(By the way, this is simply the aggregator I’m using. There are plenty of others out there: Feeddemon seems to be one of the best, but it’s $30 after a 20-day free trial. A friend of mine is using Pluck – an aggregator that works as a plug-in for Internet Explorer. There are also plug-ins for Outlook, as well, and even web-based aggregators like Bloglines. If you really want to get into RSS, Google is a great place to start!)
Now that you’ve got Feedreader (or some other aggregator) running, you’ll have to supply it with an RSS, RDF, or XML feed. Don’t be alarmed — all it’s really asking for is a URL. Take my ‘blog for example. See the blue RSS button on the front page? That little button has a link to the RSS feed that Feedreader needs. There are a lot of ways to get that information into your aggregator, but because each person’s setup can be different, I’ll give you the only sure-fire way I know of:
* Place your mouse cursor over the button, but don’t click.
* Look down in the status bar at the bottom of your browser — the URL to the feed will be displayed
* Open up Feedreader and click the “New Feed” button.
* Type in the URL and click Next, then Finish
That’s it! Do the same thing with the XML button on any of my Photoblog pages and you’ll already have two sites that will notify you whenever they are updated (as long as you keep Feedreader running in the system tray, that is!)
What other sites have RSS feeds? You’d be surprised! Many, many sites that have dynamically changing content already use RSS feeds. How can you tell? Easy. Surf on over to the site in question and search the page for either “RSS,” “RDF,” or “XML.” If that doesn’t turn up anything, scan the pages for a button much like the ones I’ve used. If you still find nothing… well, not everyone is as cool as I am.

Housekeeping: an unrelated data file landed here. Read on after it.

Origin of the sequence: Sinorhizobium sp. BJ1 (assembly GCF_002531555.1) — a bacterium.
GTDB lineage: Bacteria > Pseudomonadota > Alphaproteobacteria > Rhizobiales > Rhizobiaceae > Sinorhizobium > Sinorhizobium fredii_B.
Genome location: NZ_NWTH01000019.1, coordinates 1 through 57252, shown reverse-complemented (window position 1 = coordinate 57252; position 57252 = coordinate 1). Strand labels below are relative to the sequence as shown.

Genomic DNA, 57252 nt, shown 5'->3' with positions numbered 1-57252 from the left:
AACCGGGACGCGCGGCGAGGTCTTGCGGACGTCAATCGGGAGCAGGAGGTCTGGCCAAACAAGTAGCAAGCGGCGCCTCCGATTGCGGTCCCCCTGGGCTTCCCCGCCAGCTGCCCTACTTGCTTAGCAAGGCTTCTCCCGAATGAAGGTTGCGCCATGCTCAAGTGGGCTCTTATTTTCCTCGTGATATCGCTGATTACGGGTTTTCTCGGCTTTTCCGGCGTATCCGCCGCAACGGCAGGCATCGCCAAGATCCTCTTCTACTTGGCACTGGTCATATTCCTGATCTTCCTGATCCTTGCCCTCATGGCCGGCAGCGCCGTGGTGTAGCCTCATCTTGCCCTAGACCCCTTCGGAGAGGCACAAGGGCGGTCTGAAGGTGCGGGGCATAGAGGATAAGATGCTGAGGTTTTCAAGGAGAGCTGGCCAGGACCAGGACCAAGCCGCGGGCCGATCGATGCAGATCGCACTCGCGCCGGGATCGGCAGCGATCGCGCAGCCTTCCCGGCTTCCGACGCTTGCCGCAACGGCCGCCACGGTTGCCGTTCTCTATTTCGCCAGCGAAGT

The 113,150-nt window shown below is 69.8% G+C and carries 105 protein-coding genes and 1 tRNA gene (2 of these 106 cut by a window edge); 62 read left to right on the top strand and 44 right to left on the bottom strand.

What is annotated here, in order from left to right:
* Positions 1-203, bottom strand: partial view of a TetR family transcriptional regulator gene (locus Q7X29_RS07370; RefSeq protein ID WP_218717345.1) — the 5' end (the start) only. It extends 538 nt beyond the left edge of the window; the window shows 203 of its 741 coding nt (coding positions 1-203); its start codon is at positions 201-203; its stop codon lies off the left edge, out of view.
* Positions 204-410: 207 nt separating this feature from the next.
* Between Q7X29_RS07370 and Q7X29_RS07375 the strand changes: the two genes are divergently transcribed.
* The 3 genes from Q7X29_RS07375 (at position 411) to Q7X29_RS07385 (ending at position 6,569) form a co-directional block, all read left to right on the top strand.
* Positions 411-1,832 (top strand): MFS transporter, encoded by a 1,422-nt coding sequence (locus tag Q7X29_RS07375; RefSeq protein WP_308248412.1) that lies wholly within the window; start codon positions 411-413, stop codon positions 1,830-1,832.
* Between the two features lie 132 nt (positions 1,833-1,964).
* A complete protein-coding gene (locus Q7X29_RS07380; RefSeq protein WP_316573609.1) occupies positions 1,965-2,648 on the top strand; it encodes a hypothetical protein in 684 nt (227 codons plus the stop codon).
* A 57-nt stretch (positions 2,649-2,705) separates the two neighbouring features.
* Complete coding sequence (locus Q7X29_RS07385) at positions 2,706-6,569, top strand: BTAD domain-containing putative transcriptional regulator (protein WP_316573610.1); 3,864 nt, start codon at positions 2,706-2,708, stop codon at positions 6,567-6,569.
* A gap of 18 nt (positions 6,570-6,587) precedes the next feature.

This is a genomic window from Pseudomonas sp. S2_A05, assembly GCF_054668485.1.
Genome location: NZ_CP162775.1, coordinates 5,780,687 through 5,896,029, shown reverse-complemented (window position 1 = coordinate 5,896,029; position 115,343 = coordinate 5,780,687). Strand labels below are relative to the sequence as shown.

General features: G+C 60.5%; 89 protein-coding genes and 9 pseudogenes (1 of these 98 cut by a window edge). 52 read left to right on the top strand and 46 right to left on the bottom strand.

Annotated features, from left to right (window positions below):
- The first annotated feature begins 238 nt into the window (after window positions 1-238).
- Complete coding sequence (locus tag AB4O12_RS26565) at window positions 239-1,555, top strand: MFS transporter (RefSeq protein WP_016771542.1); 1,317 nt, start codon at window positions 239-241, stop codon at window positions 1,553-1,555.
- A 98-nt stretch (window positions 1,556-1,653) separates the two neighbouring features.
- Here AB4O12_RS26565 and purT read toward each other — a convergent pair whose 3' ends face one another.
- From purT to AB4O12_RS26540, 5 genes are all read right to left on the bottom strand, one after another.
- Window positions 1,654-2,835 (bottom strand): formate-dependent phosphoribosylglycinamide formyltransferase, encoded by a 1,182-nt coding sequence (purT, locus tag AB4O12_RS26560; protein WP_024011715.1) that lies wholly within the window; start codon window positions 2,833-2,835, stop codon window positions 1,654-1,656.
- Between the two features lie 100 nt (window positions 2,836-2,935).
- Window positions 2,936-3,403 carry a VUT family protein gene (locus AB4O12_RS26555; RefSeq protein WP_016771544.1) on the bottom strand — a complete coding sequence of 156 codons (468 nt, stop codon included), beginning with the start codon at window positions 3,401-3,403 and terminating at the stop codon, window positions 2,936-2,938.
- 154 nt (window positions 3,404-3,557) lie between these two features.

Just to get you going, here are a few of the feeds I most enjoy:
Wil Wheaton dot Net – The journal of an actor turned writer (My hero!)
Neil Gaiman’s Journal – The journal of a fantasy and comic book writer
A Midgett Blog (‘natch!) — The most important journal in the world… to me.
A Midgett Photoblog (double ‘natch!) — See the world through my viewfinder
Wired News — Breaking Technology news
Slashdot — News for Nerds, Stuff that Matters
Dan’s Data – This guy really knows his stuff
Gizmodo — News and reviews of tech gadgets, delivered in an irreverent style
Engadget — MORE news and reviews of tech gadgets, less irreverent
PhotographyBLOG — What’s new in the world of Photography
Digital Photography Review — Very detailed reviews of digital cameras
Dynamic Artwork — There are some great Photoshop tutorials here
That should do it. I’m really impressed with this new way of getting information — so much so that I’ll be starting up whole new ‘blog soon (stay tuned!) In the meantime, if you have any trouble getting started with RSS — either in using an aggregator or in modifying Greymatter – please don’t hesitate to ask me for some help.
Oh, and one more thing. I want to apologize in advance for the extremely ugly subject lines in my Photoblog’s RSS feeds. When I originally set up the site, I wasn’t expecting anyone would be reading the raw HTML code. Asi es la vida… at least you should be able to see a nice little thumbnail of each week’s photos.